Tropical Cyclone Eloise and its effects on the Lowveld
Tropical Cyclone Eloise was one of, if not the strongest cyclone ever to impact the country of Mozambique, the impacts of Eloise were also seen here in the Lowveld. Instructor Sean Matthewson explains some of the effects the storm had on the Lowveld.
As many of you know, the Lowveld is currently experiencing heavy rainfall over much of the region due to Tropical Cyclone Eloise, but how many of us know what the effects such a deluge has on the environment? To get a clear impression we need to travel back in time to the days preceding the storm’s arrival.
Without the correct knowledge at hand, the days prior to the storm would seem like any other. Hot, humid days and sometimes unbearable nights are a norm in the Lowveld. But when one looks a little more closely, the signs of change were all around us.
Creatures were inconspicuously moving towards higher ground before Tropical Cyclone Eloise were to hit.
Matabele ants, for example, were seen marching across the savanna, but not carrying their usual bounty of termites, but rather, their eggs. To and from their nests they marched, ensuring no larvae or eggs were left behind.
This is but one example. Another was the sudden emergence of snakes from drainage lines as they moved through the camp to higher ground. From baby puff adders to various fossorial species like the blind and worm snakes. Anything and everything that felt the sudden drop in barometric pressure were evacuating their places of residence in preparation of the floods to come.
Looking a little more closely, we noticed that swallows were gathering en-masse, gliding and hunting with voracious tenacity ahead of the storm, only to perch in their hundreds on available support structures, be they natural (dead trees) or man-made (power-lines). Tortoises were suddenly abundant on roads as they too moved to higher ground.
Once upon a time, man was finely tuned to nature, as we were a part of nature, as opposed to apart from nature. One must always remember that we too belong in the natural ecosystem and that our current state is unnatural, man-made.
When the storm finally hit, animals both large and small had simply disappeared. All but the most avid of water-lovers. As the first trickles of water started flowing into drainage systems, frogs came out in abundance. A new chorus resounded through the savanna. Birdsong and trumpeting, roaring and cackling, were replaced by the cacophony of frogs. As the water gained momentum so too did the urgency of our slimy friends as they began competing for space and females.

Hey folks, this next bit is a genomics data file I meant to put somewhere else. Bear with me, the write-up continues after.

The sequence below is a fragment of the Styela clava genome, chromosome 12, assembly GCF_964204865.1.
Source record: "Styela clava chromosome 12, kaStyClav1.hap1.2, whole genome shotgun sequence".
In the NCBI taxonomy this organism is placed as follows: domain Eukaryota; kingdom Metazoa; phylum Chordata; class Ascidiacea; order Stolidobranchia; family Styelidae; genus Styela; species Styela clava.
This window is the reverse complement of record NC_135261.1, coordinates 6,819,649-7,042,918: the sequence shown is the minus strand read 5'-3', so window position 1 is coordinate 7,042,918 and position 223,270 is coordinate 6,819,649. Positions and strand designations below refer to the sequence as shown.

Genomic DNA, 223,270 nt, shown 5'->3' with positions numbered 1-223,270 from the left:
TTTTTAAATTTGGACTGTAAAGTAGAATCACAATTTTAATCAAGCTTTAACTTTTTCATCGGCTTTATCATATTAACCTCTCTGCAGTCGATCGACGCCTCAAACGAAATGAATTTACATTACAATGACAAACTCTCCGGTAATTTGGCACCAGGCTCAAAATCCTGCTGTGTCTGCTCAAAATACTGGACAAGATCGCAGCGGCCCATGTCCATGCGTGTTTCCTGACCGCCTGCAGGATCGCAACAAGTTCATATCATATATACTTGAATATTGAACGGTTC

Bullfrogs broke through their drought-resistant cocoons and dug their way to the surface and began their migrations to breeding pans, where their deep, resounding booms called to one another to gather and ultimately, fulfil their life purpose… reproduction and the passing on of their genetics.
Such a sudden abundance of amphibians however need sustenance. Mating and competing are, after all, a tiring business requiring vast amounts of energy. Nature too had planned for this, in the form of emergences. An emergence is the timeous appearance of winged alates, or better known as flying ants. The latter a misnomer, for the alates are not ants, but winged termites. The princes and princesses of their colonies, they are released into the skies on their nuptial flights. It is a time for pairs to form and then to land together and drop their incumbent wings, no longer needed in this lifetime, and to start their own colonies.
This synchronized event serves two purposes:
The first is the insurance of the survival of a species, while the second, is to provide an abundance of protein, allowing a myriad of species the energy required to compete and reproduce. From entire amphibian populations to large raptors like Steppe eagles and Lesser-spotted eagles and swallows. Many depend on this late-season abundance to fuel and store energy for long, inter-continental migrations.
The last remaining aftermath of cyclones like Eloise is the fact that floodwaters drain into dams and pans, filling them for the upcoming dry seasons and ensuring enough water for the survival of all forms of life in the African savannas.
So while often devastating, these seasonal floods are crucial to our ecosystems and as with all things, have both place and purpose without which life as we know it, could not exist.
So enjoy the moment and dance in the rain, celebrate life and open your eyes to the wonders unfolding around you.
Instructor Ross Hawons sent through a picture after some much-needed rain up in the Makuleke. “Scenery on the way down to the Luvuvhu and a fast-flowing Luvuvhu at that.”